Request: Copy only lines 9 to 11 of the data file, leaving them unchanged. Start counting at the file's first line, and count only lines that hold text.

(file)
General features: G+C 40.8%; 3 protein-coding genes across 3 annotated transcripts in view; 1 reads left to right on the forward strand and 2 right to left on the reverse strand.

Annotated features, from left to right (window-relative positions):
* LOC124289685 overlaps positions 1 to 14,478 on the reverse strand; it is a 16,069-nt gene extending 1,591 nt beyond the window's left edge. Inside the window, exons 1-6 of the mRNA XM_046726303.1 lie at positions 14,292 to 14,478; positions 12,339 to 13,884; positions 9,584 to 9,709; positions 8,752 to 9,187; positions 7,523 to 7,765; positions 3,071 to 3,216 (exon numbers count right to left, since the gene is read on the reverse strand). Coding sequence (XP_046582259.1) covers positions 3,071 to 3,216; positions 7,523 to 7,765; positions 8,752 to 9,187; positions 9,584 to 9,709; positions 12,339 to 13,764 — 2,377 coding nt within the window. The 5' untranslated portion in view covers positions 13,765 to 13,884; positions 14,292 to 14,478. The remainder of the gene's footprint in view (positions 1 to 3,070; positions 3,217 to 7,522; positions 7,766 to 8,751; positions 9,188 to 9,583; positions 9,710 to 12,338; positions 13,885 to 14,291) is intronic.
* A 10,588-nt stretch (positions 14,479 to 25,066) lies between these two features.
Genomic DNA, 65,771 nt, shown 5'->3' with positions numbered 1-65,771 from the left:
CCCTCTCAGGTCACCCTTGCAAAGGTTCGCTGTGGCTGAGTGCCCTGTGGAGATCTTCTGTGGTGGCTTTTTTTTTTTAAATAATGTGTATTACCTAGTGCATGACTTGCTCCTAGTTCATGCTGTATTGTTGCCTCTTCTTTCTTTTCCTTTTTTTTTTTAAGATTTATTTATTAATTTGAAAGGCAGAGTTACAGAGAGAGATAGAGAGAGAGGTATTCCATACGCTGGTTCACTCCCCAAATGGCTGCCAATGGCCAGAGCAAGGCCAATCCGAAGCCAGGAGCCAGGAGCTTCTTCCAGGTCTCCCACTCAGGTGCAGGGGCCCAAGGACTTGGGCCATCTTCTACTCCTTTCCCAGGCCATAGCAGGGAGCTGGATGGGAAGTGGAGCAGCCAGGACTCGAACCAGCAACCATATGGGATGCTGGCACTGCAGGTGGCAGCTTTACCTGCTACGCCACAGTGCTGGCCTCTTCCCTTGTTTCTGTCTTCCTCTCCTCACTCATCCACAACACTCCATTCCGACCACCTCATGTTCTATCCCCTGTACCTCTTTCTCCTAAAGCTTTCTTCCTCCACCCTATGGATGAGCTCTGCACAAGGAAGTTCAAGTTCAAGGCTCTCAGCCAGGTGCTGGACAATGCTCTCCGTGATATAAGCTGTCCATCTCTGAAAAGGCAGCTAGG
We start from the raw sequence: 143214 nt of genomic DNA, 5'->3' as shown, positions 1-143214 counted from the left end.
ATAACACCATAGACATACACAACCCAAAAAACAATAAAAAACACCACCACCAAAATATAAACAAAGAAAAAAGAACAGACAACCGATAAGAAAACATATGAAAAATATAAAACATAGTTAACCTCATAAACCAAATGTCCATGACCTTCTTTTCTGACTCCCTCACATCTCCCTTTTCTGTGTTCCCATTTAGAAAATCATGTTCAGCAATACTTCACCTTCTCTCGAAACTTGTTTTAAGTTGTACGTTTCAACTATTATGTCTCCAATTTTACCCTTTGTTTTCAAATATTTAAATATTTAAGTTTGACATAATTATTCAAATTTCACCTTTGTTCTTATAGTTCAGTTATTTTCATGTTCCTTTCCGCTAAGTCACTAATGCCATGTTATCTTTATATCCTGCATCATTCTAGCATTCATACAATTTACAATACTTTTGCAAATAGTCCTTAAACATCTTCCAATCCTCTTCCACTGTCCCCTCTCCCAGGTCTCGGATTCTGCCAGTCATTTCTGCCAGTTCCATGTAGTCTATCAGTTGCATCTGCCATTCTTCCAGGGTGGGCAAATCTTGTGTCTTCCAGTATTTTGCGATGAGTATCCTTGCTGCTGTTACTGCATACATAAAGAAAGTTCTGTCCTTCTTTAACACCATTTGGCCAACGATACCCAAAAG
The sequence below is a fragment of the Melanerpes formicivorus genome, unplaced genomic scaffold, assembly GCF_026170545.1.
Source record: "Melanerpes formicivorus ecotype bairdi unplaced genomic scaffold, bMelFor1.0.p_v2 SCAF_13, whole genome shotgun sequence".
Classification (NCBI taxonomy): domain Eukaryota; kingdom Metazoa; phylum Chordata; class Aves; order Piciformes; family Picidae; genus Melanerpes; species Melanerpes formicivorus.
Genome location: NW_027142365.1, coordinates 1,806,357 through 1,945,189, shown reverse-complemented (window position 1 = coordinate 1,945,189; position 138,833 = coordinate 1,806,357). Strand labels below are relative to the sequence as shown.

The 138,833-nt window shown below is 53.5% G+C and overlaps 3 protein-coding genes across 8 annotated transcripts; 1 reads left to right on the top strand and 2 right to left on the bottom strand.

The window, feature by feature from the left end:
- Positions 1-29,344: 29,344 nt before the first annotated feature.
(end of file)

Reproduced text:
The sequence below is a fragment of the Melanerpes formicivorus genome, unplaced genomic scaffold, assembly GCF_026170545.1.
Source record: "Melanerpes formicivorus ecotype bairdi unplaced genomic scaffold, bMelFor1.0.p_v2 SCAF_13, whole genome shotgun sequence".
Classification (NCBI taxonomy): domain Eukaryota; kingdom Metazoa; phylum Chordata; class Aves; order Piciformes; family Picidae; genus Melanerpes; species Melanerpes formicivorus.